Apr
24
2012

Reading List: Cinco de Mayo

Guest post by Malia Hollowell

Elena's SerenadeCinco de Mayo is a celebration of several things. For some, it is a commemoration of the Mexican Army’s triumphant victory in the Battle of Puebla. For others, it is an opportunity to honor Mexican heritage and pride.

As the fifth of May quickly approaches, I am excited to pass on four of my favorite Hispanic-American children’s books for you to share with your family.

Scroll down to see my list, as well as suggested activities that connect to each book.

Abuela

Abuela by Arthur Dorros
A little girl and her abuela (grandmother) share an amazing imaginary adventure highlighting the grandmother’s rich Hispanic heritage. The story is a wonderful introduction to Spanish language and the limitless possibilities of a child’s imagination.

*Activity Tie-In: A perfect follow up for this story is creating a list of words you and your child can translate into Spanish. You will have an impressive start after reading Abuela.

*  *  *

Elena's Serenade

Elena’s Serenade by Campbell Geeslin
Elena loves to watch glassblowers create beautiful treasures as if by magic. She dreams of mastering the craft herself but her father insists that girls cannot be glassblowers. Determined to achieve her dream, Elena sets out on a courageous journey to master a new skill and prove that girls are just as capable as boys.

*Activity Tie-In: After reading Elena’s Serenade, talk to your child about the lesson Campbell Geeslin hoped to convey. Then discuss what is the same and different about Elena’s personality and your child’s. Character comparisons are an excellent way to help your child connect stories to his or her own life.

*  *  *

A Chair for My Mother

A Chair For My Mother by Vera B. Williams
This Caldecott Honor Book is a classic. After Rosa’s family possessions burn in a fire, the little girl, her mother and her grandmother save their coins to purchase a new chair. A Chair For My Mother highlights the joy of working together to reach a common goal.

*Activity Tie-In: What better way to connect this story to your child’s life than by helping him select one thing he would love to buy and then work together to collect enough coins to make his dream a reality?

*  *  *

Too Many Tamales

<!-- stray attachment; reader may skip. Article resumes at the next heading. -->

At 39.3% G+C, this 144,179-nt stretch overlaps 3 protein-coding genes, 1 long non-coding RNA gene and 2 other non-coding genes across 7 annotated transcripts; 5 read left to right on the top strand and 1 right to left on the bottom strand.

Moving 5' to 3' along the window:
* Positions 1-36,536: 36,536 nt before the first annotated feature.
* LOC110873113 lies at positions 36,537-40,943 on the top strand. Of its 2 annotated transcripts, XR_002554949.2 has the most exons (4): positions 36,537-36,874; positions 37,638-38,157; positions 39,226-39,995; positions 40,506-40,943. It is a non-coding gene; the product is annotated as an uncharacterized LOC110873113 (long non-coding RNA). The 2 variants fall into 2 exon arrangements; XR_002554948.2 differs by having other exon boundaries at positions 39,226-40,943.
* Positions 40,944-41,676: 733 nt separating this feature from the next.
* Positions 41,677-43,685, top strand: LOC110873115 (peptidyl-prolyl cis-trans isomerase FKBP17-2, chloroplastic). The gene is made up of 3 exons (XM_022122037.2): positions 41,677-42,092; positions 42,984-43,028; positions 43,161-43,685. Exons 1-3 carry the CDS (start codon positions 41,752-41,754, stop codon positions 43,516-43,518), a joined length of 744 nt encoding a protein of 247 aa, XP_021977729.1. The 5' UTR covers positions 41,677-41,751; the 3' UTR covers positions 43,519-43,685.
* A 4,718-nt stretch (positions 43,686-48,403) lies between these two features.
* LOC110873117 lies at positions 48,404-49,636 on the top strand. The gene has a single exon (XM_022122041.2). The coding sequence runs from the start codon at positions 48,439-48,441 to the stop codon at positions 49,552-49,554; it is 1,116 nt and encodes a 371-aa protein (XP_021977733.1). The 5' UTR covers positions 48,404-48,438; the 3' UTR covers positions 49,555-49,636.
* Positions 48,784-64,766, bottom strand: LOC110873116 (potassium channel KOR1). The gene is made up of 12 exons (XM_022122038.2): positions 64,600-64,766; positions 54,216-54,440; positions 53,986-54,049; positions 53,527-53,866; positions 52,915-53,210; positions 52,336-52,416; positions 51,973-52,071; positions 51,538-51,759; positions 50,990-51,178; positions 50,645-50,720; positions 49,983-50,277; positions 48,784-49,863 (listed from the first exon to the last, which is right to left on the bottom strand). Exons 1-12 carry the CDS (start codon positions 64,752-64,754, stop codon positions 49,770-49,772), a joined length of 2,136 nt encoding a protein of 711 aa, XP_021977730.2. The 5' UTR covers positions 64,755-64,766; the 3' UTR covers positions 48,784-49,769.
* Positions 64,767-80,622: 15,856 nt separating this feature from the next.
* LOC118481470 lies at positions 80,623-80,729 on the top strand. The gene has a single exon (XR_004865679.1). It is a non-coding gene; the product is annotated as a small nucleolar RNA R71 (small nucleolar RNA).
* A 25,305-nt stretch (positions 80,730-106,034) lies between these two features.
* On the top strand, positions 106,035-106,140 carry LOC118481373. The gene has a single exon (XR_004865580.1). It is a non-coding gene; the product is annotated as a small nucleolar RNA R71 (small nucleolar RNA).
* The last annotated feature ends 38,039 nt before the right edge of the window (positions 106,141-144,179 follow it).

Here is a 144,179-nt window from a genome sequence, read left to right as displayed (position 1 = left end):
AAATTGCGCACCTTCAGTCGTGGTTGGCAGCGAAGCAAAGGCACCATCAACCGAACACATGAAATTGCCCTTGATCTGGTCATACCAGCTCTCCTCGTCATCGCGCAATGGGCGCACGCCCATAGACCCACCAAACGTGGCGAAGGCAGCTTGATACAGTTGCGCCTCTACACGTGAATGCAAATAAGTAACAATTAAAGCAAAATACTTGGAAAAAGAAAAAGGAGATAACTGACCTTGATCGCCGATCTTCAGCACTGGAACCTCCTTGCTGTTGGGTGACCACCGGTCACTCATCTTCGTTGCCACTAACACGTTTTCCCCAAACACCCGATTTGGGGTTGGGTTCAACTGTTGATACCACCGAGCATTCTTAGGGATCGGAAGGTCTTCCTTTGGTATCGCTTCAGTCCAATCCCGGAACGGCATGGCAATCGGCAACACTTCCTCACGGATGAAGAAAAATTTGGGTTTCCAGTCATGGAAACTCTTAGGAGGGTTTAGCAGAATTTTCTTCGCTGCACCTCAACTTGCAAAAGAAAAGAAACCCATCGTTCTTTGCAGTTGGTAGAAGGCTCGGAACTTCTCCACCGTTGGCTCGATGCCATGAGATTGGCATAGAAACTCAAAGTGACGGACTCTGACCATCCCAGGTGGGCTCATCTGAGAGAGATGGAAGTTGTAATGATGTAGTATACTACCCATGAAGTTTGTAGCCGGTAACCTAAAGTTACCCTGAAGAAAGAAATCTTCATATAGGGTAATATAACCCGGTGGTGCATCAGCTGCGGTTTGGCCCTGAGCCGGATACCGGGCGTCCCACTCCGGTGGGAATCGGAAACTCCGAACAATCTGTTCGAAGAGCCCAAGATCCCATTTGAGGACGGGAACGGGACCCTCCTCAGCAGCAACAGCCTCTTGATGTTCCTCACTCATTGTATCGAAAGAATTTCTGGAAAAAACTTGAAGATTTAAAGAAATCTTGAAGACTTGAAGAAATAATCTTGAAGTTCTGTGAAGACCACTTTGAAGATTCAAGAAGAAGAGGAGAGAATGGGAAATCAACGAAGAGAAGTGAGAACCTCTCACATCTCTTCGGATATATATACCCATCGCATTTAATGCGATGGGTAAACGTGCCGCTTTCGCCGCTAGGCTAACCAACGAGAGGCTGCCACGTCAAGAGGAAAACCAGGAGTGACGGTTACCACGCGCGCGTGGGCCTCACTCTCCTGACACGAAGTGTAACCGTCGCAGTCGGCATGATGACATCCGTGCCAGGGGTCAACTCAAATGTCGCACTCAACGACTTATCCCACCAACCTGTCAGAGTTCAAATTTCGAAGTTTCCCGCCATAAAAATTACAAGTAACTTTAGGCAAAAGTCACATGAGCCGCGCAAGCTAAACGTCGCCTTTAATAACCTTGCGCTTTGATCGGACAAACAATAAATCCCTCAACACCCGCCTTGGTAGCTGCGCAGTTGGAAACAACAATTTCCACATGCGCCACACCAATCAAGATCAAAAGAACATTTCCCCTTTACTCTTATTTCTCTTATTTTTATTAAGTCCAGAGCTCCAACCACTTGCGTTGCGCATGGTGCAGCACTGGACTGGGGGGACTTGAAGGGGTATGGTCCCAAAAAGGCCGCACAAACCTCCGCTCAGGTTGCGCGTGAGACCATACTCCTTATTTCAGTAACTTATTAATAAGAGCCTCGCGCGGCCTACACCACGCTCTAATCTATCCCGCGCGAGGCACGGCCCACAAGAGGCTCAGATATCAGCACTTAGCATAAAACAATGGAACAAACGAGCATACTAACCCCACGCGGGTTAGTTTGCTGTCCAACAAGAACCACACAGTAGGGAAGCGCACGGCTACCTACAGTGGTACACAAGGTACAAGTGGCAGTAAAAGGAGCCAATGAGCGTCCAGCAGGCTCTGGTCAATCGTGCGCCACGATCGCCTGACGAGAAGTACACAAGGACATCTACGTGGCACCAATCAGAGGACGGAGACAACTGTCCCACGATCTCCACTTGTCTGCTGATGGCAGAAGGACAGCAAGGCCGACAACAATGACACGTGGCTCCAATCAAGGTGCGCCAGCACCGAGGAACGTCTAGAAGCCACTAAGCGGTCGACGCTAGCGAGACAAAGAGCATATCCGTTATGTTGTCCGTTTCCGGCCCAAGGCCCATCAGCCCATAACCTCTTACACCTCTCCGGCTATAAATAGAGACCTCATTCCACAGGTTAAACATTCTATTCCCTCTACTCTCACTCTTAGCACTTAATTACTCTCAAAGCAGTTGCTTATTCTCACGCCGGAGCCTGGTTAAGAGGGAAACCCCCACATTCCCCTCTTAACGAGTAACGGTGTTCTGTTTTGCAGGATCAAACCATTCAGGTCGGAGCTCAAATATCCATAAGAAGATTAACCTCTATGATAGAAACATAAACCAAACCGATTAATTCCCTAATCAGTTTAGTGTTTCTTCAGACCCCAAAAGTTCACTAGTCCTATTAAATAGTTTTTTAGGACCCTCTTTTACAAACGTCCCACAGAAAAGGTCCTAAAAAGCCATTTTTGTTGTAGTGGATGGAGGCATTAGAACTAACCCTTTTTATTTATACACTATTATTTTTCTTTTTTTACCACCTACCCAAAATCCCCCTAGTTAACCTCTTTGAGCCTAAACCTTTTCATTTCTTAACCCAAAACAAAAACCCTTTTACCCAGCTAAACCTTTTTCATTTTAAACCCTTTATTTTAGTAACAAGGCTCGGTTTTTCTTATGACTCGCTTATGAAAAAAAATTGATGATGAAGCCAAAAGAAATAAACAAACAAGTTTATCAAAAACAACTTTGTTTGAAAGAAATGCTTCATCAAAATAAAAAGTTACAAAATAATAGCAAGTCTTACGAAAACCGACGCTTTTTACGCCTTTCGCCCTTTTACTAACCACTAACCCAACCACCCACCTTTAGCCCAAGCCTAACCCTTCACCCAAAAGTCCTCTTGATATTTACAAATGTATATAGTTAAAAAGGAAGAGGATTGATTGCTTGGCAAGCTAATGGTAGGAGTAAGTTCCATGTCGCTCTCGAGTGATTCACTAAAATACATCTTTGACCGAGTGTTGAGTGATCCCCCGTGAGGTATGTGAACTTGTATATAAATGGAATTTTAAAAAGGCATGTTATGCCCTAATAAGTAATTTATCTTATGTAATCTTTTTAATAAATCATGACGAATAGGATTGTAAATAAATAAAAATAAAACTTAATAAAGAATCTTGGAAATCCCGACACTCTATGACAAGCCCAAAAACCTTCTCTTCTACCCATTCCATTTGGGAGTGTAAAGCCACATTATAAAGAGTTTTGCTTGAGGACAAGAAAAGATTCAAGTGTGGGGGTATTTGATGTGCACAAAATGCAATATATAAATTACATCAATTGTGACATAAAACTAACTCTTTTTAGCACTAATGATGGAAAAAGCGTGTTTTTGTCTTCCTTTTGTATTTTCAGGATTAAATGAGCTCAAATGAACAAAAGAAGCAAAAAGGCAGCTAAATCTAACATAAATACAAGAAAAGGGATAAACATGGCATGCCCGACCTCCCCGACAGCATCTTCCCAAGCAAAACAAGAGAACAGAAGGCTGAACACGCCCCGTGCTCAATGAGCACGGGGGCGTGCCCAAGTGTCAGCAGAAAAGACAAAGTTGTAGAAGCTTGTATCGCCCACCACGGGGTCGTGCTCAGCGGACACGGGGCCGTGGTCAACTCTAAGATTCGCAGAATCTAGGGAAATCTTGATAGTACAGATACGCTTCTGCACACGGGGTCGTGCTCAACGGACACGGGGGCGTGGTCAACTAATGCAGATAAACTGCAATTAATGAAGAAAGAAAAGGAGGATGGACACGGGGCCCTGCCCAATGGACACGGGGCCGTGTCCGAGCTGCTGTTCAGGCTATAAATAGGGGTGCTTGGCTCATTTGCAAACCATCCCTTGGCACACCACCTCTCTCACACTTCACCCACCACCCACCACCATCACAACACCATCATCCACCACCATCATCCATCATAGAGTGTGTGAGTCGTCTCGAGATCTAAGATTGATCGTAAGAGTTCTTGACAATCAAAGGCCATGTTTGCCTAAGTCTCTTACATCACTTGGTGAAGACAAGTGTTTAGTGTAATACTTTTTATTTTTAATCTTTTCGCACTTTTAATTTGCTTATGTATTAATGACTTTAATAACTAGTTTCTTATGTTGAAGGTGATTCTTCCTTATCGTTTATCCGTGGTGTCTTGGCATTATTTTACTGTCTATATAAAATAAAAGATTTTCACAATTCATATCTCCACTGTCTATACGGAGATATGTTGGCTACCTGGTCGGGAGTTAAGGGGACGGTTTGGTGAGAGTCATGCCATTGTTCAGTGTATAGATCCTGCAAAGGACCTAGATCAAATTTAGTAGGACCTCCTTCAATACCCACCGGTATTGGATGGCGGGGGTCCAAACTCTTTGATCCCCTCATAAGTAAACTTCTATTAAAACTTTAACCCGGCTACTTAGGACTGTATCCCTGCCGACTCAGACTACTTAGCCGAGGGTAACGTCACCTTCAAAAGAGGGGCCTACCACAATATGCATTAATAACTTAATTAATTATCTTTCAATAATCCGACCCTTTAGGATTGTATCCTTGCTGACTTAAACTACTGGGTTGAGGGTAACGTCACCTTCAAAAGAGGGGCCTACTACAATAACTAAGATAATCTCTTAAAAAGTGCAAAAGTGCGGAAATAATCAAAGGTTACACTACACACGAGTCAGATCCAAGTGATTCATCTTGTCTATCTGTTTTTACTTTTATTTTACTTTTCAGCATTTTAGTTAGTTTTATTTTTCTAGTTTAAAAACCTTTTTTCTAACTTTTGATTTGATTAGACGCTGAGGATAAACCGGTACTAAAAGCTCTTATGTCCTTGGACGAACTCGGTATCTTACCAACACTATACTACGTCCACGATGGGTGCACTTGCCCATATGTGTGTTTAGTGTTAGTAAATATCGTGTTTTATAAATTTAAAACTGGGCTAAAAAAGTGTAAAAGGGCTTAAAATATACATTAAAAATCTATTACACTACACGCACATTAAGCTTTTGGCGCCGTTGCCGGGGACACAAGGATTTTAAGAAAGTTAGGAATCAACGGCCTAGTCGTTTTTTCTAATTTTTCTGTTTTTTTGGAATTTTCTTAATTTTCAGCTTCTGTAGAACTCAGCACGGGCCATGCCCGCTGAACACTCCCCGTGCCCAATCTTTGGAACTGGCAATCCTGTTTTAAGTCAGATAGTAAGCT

Too Many Tamales by Gary Soto
As a young girl named Maria helps make tamales for her family’s Christmas party, she accidentally misplaces her mother’s ring. This delightful story captures the magic of children’s problem solving and parents’ forgiveness.

*Activity Tie-In: Eating snacks tied to stories is one of my all time favorite ways to connect to books, and after reading this story I guarantee your family will be craving tamales. Be prepared to roll up your sleeves and get a little messy as you knead and shape your own homemade batch.

You can also try the salsa and guacamole recipes right here on the Little Passports blog!

What other Hispanic-American stories would you add to the list? Share in the comments below.

*  *  *

Malia Hollowell is a National Board Certified elementary teacher. Her blog, called Playdough to Plato, shares hands-on activities that parents use to help their child learn to read. Visit her site at www.playdoughtoplato.com.

[Image from arthurdurros, betterworldbooks, goodreads, and openlibrary.]

  1. On 4/26/2012 Marnie Craycroft said:

    What a wonderful list of books and activities! Thank you for sharing…

  2. On 4/26/2012 Liz Hallberg said:

    Nice list! We love the book “Abuela” over here, all year round. We will have to check out some the others. One of my Son’s favorites is “Numero Uno” by Alex & Arthur Dorros. In it 2 men, Hercules and Socrates, argue about what is more valuable… to be “fuerte” or to be “inteligente”! It has a nice mix of Spanish words in the mostly English book, and in the end we learn who is really “Numero Uno”! :) We also love “This House is Made of Mud”, which is written in both English and Spanish entirely, in the same book, so we go back and forth. Very nice book. Thanks for sharing, and allowing us to do the same!

  3. On 4/27/2012 Little Passports Team said:

    Wonderful suggestions, Liz! Looks like we have some more reading to do :)

  4. On 4/27/2012 Little Passports Team said:

    Thanks for stopping by, Marnie!

One Trackback

  1. [...] Posted in Book Lists, Plato's Blog Originally seen as a guest post on Little Passports. [...]

Leave a Comment

Your email is never published nor shared. Required fields are marked *

*
*